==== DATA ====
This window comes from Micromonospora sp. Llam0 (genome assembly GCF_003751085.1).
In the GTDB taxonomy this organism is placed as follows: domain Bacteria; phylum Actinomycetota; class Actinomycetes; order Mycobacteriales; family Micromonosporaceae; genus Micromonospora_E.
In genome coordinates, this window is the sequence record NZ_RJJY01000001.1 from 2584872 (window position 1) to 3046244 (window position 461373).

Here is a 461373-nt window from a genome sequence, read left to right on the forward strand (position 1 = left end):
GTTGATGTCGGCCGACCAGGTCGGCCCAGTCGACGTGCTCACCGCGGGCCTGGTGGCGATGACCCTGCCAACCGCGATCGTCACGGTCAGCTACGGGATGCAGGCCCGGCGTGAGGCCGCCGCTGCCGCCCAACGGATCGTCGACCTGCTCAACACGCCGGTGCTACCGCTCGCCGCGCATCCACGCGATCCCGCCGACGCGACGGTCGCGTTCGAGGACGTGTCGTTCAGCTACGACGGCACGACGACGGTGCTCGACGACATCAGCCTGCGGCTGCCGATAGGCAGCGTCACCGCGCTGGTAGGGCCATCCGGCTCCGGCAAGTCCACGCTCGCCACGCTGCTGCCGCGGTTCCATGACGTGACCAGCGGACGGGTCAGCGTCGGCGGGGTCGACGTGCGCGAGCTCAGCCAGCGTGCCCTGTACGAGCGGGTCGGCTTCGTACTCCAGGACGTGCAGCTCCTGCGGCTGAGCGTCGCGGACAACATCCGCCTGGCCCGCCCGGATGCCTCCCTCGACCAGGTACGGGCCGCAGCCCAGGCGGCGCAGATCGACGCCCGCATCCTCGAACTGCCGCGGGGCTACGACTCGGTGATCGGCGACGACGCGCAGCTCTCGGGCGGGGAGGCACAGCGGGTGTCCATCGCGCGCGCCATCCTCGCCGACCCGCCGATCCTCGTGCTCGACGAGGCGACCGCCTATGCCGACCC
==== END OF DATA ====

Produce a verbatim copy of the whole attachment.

This window comes from Micromonospora sp. Llam0 (genome assembly GCF_003751085.1).
In the GTDB taxonomy this organism is placed as follows: domain Bacteria; phylum Actinomycetota; class Actinomycetes; order Mycobacteriales; family Micromonosporaceae; genus Micromonospora_E.
In genome coordinates, this window is the sequence record NZ_RJJY01000001.1 from 2584872 (window position 1) to 3046244 (window position 461373).

Here is a 461373-nt window from a genome sequence, read left to right on the forward strand (position 1 = left end):
GTTGATGTCGGCCGACCAGGTCGGCCCAGTCGACGTGCTCACCGCGGGCCTGGTGGCGATGACCCTGCCAACCGCGATCGTCACGGTCAGCTACGGGATGCAGGCCCGGCGTGAGGCCGCCGCTGCCGCCCAACGGATCGTCGACCTGCTCAACACGCCGGTGCTACCGCTCGCCGCGCATCCACGCGATCCCGCCGACGCGACGGTCGCGTTCGAGGACGTGTCGTTCAGCTACGACGGCACGACGACGGTGCTCGACGACATCAGCCTGCGGCTGCCGATAGGCAGCGTCACCGCGCTGGTAGGGCCATCCGGCTCCGGCAAGTCCACGCTCGCCACGCTGCTGCCGCGGTTCCATGACGTGACCAGCGGACGGGTCAGCGTCGGCGGGGTCGACGTGCGCGAGCTCAGCCAGCGTGCCCTGTACGAGCGGGTCGGCTTCGTACTCCAGGACGTGCAGCTCCTGCGGCTGAGCGTCGCGGACAACATCCGCCTGGCCCGCCCGGATGCCTCCCTCGACCAGGTACGGGCCGCAGCCCAGGCGGCGCAGATCGACGCCCGCATCCTCGAACTGCCGCGGGGCTACGACTCGGTGATCGGCGACGACGCGCAGCTCTCGGGCGGGGAGGCACAGCGGGTGTCCATCGCGCGCGCCATCCTCGCCGACCCGCCGATCCTCGTGCTCGACGAGGCGACCGCCTATGCCGACCC